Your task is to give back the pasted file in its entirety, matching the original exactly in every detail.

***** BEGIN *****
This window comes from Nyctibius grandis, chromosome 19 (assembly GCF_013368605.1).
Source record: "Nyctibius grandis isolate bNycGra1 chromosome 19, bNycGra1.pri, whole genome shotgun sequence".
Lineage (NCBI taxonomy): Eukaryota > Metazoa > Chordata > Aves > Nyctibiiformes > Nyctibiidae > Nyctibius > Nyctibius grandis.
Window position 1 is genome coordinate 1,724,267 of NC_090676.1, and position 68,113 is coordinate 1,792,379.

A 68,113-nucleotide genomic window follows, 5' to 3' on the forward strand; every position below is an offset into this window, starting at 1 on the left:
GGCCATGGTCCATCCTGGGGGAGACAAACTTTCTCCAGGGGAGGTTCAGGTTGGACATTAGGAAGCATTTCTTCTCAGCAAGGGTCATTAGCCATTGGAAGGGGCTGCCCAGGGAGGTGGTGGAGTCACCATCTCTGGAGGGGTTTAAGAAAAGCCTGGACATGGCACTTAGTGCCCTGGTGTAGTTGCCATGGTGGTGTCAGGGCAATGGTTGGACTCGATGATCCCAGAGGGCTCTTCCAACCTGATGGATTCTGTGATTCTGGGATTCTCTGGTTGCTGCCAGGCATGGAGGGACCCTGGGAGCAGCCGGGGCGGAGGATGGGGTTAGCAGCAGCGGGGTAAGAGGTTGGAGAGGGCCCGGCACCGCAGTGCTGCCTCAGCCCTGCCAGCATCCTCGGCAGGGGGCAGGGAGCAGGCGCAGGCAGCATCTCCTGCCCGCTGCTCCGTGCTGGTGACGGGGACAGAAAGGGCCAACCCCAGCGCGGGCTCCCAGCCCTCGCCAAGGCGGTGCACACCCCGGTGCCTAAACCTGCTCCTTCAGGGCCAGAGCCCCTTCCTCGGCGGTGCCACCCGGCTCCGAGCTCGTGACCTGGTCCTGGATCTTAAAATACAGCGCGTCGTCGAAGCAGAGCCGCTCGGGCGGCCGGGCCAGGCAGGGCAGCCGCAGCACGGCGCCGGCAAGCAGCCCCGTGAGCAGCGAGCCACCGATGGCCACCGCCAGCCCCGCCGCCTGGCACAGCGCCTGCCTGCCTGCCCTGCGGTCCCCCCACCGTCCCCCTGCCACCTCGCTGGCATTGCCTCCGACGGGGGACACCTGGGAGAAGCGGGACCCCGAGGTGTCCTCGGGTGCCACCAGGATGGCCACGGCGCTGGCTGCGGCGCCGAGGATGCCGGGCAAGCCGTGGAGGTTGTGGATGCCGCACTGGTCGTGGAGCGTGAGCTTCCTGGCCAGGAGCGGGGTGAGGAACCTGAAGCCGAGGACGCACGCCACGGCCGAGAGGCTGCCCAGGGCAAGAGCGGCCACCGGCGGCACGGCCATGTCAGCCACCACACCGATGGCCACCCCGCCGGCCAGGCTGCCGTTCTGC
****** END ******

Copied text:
This window comes from Nyctibius grandis, chromosome 19 (assembly GCF_013368605.1).
Source record: "Nyctibius grandis isolate bNycGra1 chromosome 19, bNycGra1.pri, whole genome shotgun sequence".
Lineage (NCBI taxonomy): Eukaryota > Metazoa > Chordata > Aves > Nyctibiiformes > Nyctibiidae > Nyctibius > Nyctibius grandis.
Window position 1 is genome coordinate 1,724,267 of NC_090676.1, and position 68,113 is coordinate 1,792,379.

A 68,113-nucleotide genomic window follows, 5' to 3' on the forward strand; every position below is an offset into this window, starting at 1 on the left:
GGCCATGGTCCATCCTGGGGGAGACAAACTTTCTCCAGGGGAGGTTCAGGTTGGACATTAGGAAGCATTTCTTCTCAGCAAGGGTCATTAGCCATTGGAAGGGGCTGCCCAGGGAGGTGGTGGAGTCACCATCTCTGGAGGGGTTTAAGAAAAGCCTGGACATGGCACTTAGTGCCCTGGTGTAGTTGCCATGGTGGTGTCAGGGCAATGGTTGGACTCGATGATCCCAGAGGGCTCTTCCAACCTGATGGATTCTGTGATTCTGGGATTCTCTGGTTGCTGCCAGGCATGGAGGGACCCTGGGAGCAGCCGGGGCGGAGGATGGGGTTAGCAGCAGCGGGGTAAGAGGTTGGAGAGGGCCCGGCACCGCAGTGCTGCCTCAGCCCTGCCAGCATCCTCGGCAGGGGGCAGGGAGCAGGCGCAGGCAGCATCTCCTGCCCGCTGCTCCGTGCTGGTGACGGGGACAGAAAGGGCCAACCCCAGCGCGGGCTCCCAGCCCTCGCCAAGGCGGTGCACACCCCGGTGCCTAAACCTGCTCCTTCAGGGCCAGAGCCCCTTCCTCGGCGGTGCCACCCGGCTCCGAGCTCGTGACCTGGTCCTGGATCTTAAAATACAGCGCGTCGTCGAAGCAGAGCCGCTCGGGCGGCCGGGCCAGGCAGGGCAGCCGCAGCACGGCGCCGGCAAGCAGCCCCGTGAGCAGCGAGCCACCGATGGCCACCGCCAGCCCCGCCGCCTGGCACAGCGCCTGCCTGCCTGCCCTGCGGTCCCCCCACCGTCCCCCTGCCACCTCGCTGGCATTGCCTCCGACGGGGGACACCTGGGAGAAGCGGGACCCCGAGGTGTCCTCGGGTGCCACCAGGATGGCCACGGCGCTGGCTGCGGCGCCGAGGATGCCGGGCAAGCCGTGGAGGTTGTGGATGCCGCACTGGTCGTGGAGCGTGAGCTTCCTGGCCAGGAGCGGGGTGAGGAACCTGAAGCCGAGGACGCACGCCACGGCCGAGAGGCTGCCCAGGGCAAGAGCGGCCACCGGCGGCACGGCCATGTCAGCCACCACACCGATGGCCACCCCGCCGGCCAGGCTGCCGTTCTGC